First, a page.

The Caffeine In Chocolate
Linda Nguyen | Apr. 19, 2019
The moment that St. Patrick’s Day passes, our minds shift to the next holiday: Easter. And what comes with Easter? Mass cravings for chocolate.
As a mood booster, movie snack, and so much more, chocolate is a treat that many of us reach for to satisfy our sweet tooth cravings. But it also contains caffeine, a stimulant that can hinder our quality of sleep. Depending on what you’re in the mood for, different types of chocolate contain more caffeine than others.
Originally from Central and South America, chocolate is derived from cocoa beans, which are the dried and fermented seeds of cacao trees.
According to Healthline, cocoa butter and cocoa solids (where the caffeine is found) are used to make chocolate, and the amount of each fluctuates depending on the type of chocolate being made. As you’ve probably guessed, the darker the chocolate, the more caffeine it has. Milk chocolate is slightly more balanced whereas white chocolate is made mostly of cocoa butter and zero cocoa solids, so it has no caffeine.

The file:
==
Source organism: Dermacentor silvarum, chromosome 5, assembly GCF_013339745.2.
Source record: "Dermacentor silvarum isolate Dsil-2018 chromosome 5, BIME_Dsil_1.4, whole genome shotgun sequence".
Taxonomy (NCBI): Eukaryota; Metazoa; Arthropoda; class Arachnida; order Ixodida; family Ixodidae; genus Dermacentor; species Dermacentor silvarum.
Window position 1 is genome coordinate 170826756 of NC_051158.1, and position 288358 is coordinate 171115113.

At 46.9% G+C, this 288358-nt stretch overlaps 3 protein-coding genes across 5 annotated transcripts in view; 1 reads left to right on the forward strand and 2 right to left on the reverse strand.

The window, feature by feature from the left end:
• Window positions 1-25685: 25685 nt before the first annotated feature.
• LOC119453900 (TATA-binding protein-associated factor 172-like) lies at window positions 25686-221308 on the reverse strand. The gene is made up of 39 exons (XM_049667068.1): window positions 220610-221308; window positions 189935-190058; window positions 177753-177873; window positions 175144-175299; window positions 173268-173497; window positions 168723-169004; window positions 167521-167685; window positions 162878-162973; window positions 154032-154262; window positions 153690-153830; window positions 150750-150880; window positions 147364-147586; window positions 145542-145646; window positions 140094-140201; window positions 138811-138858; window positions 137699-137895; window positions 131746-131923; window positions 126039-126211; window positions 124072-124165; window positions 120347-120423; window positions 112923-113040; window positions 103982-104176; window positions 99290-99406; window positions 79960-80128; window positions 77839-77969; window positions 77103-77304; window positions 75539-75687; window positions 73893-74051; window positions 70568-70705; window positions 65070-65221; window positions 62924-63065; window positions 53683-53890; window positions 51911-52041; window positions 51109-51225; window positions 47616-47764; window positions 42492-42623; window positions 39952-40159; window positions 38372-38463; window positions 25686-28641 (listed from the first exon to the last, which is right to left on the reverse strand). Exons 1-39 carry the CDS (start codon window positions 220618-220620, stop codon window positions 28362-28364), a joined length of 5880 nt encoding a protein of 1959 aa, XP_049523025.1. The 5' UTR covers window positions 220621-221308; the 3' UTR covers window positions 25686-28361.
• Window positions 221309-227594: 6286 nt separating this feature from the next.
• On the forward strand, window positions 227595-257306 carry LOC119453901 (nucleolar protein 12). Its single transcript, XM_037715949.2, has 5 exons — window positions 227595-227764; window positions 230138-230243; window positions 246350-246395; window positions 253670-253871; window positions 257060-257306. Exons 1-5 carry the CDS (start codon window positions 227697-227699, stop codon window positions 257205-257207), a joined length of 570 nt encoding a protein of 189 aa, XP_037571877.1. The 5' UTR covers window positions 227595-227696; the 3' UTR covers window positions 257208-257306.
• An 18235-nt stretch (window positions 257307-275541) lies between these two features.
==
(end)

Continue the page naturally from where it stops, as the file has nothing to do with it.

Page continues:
At one point or another, we’ve all broken in to a chocolate bar past 10 p.m., so don’t fret if chocolate is your post-dinner treat of choice. Majority of our caffeine consumption usually comes from coffee, soft drinks, and tea.
However, some of us are more sensitive to caffeine than others, especially those who don’t drink the aforementioned drinks frequently, and will experience a more obvious alertness—a chocolate high, if you will—after consuming some chocolate.
Along with caffeine, we should also be paying attention to theobromine, a compound that also comes from cocoa beans, which research has shown to have stimulating effects on humans just like caffeine. Theobromine affects your central nervous system, therefore making you more alert and can have a positive effect on your mood too.
As we’ve learned, caffeine is capable of staying in your system for six hours even if you no longer feel its effects. At the end of the day, you know your body best. If you aren’t one to regularly consume typical caffeine beverages, chocolate after 3 p.m. should probably be a no-no if you’re looking for a deep sleep.
For more information about caffeine per serving size. Check out this breakdown provided by the Government of Canada.
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